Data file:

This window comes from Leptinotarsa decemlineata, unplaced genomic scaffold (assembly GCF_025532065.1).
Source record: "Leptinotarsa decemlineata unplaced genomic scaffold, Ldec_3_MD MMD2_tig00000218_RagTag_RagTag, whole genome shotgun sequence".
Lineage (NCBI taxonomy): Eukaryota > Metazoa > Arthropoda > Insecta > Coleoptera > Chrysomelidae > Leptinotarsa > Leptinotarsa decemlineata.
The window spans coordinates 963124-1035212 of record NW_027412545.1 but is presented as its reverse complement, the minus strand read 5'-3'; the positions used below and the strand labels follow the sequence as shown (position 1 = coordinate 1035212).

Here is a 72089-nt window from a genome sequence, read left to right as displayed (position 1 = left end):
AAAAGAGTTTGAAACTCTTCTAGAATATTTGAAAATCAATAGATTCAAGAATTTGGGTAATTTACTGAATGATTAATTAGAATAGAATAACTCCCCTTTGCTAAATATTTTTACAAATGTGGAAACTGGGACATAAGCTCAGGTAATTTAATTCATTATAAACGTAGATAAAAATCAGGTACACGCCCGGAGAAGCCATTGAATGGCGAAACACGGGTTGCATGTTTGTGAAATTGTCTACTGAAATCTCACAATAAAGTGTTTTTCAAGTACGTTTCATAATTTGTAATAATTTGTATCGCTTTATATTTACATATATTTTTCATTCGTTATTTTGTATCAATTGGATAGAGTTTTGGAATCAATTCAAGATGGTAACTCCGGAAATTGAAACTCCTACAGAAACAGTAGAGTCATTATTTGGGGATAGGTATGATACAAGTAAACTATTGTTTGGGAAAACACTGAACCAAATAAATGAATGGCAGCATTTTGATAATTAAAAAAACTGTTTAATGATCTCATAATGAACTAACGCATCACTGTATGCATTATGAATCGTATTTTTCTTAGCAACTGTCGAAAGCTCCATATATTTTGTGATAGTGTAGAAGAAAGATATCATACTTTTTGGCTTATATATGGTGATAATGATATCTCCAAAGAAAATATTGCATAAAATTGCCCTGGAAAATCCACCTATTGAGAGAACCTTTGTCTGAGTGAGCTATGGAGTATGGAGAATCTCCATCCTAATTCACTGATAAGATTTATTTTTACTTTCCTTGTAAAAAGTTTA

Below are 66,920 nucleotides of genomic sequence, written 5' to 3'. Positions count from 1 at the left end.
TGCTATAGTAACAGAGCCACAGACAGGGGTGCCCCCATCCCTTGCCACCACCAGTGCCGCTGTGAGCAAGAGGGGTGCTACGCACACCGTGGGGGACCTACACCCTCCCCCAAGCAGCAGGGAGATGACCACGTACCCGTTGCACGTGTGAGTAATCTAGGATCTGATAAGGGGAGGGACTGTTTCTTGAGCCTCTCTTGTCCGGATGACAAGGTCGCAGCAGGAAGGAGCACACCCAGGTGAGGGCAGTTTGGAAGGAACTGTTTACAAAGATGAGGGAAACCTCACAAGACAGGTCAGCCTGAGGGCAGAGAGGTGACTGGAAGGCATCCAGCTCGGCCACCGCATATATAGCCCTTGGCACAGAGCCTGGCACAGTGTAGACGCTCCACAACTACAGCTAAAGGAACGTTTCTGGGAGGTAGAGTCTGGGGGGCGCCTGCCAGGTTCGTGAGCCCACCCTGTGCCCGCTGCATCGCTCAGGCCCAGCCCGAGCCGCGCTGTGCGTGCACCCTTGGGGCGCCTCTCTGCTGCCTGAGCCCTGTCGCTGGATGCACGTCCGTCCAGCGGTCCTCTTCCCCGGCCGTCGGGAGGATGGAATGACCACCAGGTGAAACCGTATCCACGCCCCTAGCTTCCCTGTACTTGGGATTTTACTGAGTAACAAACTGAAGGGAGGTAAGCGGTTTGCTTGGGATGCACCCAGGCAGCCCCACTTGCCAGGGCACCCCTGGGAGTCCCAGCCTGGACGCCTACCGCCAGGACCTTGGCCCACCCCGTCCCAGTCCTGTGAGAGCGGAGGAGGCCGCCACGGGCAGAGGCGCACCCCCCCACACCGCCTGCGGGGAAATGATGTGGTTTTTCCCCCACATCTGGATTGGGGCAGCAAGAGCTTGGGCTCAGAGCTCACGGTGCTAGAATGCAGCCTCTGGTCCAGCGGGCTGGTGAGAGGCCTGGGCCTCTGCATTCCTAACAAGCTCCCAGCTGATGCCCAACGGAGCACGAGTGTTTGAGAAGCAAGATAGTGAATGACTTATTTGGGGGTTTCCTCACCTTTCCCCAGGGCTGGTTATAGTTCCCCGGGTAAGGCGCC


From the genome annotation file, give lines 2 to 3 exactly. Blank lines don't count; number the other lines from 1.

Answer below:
Source record: "Leptinotarsa decemlineata unplaced genomic scaffold, Ldec_3_MD MMD2_tig00000218_RagTag_RagTag, whole genome shotgun sequence".
Lineage (NCBI taxonomy): Eukaryota > Metazoa > Arthropoda > Insecta > Coleoptera > Chrysomelidae > Leptinotarsa > Leptinotarsa decemlineata.